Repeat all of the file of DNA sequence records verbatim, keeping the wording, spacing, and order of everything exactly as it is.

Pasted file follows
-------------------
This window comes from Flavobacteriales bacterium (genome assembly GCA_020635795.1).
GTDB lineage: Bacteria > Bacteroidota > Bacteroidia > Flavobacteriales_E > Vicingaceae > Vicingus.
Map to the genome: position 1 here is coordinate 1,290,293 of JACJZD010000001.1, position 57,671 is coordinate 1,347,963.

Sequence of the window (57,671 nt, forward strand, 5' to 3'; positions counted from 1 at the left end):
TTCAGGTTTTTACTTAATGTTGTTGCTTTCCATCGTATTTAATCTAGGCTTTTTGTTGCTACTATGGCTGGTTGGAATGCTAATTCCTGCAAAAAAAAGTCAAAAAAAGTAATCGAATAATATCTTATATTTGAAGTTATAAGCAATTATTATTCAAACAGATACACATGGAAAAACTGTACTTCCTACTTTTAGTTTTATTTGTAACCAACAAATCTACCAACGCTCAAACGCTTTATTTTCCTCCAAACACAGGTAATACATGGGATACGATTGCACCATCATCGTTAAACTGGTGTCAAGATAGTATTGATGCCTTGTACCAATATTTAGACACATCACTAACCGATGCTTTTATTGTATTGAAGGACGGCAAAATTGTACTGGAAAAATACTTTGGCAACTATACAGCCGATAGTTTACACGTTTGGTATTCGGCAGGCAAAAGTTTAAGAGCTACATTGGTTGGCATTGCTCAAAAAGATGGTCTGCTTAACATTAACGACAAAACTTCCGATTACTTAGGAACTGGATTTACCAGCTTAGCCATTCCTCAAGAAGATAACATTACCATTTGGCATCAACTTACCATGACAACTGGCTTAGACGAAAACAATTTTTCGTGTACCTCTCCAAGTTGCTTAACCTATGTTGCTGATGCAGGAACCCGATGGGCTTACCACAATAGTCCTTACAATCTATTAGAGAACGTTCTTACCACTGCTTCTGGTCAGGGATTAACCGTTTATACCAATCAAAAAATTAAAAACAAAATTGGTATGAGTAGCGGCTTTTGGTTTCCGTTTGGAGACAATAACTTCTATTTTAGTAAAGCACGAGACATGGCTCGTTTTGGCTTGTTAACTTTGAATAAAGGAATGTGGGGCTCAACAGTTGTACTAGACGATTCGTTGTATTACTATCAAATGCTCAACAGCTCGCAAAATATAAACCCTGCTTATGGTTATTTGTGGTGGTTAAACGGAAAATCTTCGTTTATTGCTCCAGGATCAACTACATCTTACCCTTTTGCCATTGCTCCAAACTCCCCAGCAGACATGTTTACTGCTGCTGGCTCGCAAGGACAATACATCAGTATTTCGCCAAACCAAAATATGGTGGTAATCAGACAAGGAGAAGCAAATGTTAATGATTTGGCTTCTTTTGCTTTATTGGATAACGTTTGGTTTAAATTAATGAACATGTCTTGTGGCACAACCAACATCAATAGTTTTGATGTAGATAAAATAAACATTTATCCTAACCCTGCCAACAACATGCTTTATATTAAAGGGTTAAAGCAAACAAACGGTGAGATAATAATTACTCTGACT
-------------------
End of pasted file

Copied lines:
This window comes from Flavobacteriales bacterium (genome assembly GCA_020635795.1).
GTDB lineage: Bacteria > Bacteroidota > Bacteroidia > Flavobacteriales_E > Vicingaceae > Vicingus.
Map to the genome: position 1 here is coordinate 1,290,293 of JACJZD010000001.1, position 57,671 is coordinate 1,347,963.

Sequence of the window (57,671 nt, forward strand, 5' to 3'; positions counted from 1 at the left end):
TTCAGGTTTTTACTTAATGTTGTTGCTTTCCATCGTATTTAATCTAGGCTTTTTGTTGCTACTATGGCTGGTTGGAATGCTAATTCCTGCAAAAAAAAGTCAAAAAAAGTAATCGAATAATATCTTATATTTGAAGTTATAAGCAATTATTATTCAAACAGATACACATGGAAAAACTGTACTTCCTACTTTTAGTTTTATTTGTAACCAACAAATCTACCAACGCTCAAACGCTTTATTTTCCTCCAAACACAGGTAATACATGGGATACGATTGCACCATCATCGTTAAACTGGTGTCAAGATAGTATTGATGCCTTGTACCAATATTTAGACACATCACTAACCGATGCTTTTATTGTATTGAAGGACGGCAAAATTGTACTGGAAAAATACTTTGGCAACTATACAGCCGATAGTTTACACGTTTGGTATTCGGCAGGCAAAAGTTTAAGAGCTACATTGGTTGGCATTGCTCAAAAAGATGGTCTGCTTAACATTAACGACAAAACTTCCGATTACTTAGGAACTGGATTTACCAGCTTAGCCATTCCTCAAGAAGATAACATTACCATTTGGCATCAACTTACCATGACAACTGGCTTAGACGAAAACAATTTTTCGTGTACCTCTCCAAGTTGCTTAACCTATGTTGCTGATGCAGGAACCCGATGGGCTTACCACAATAGTCCTTACAATCTATTAGAGAACGTTCTTACCACTGCTTCTGGTCAGGGATTAACCGTTTATACCAATCAAAAAATTAAAAACAAAATTGGTATGAGTAGCGGCTTTTGGTTTCCGTTTGGAGACAATAACTTCTATTTTAGTAAAGCACGAGACATGGCTCGTTTTGGCTTGTTAACTTTGAATAAAGGAATGTGGGGCTCAACAGTTGTACTAGACGATTCGTTGTATTACTATCAAATGCTCAACAGCTCGCAAAATATAAACCCTGCTTATGGTTATTTGTGGTGGTTAAACGGAAAATCTTCGTTTATTGCTCCAGGATCAACTACATCTTACCCTTTTGCCATTGCTCCAAACTCCCCAGCAGACATGTTTACTGCTGCTGGCTCGCAAGGACAATACATCAGTATTTCGCCAAACCAAAATATGGTGGTAATCAGACAAGGAGAAGCAAATGTTAATGATTTGGCTTCTTTTGCTTTATTGGATAACGTTTGGTTTAAATTAATGAACATGTCTTGTGGCACAACCAACATCAATAGTTTTGATGTAGATAAAATAAACATTTATCCTAACCCTGCCAACAACATGCTTTATATTAAAGGGTTAAAGCAAACAAACGGTGAGATAATAATTACTCTGACT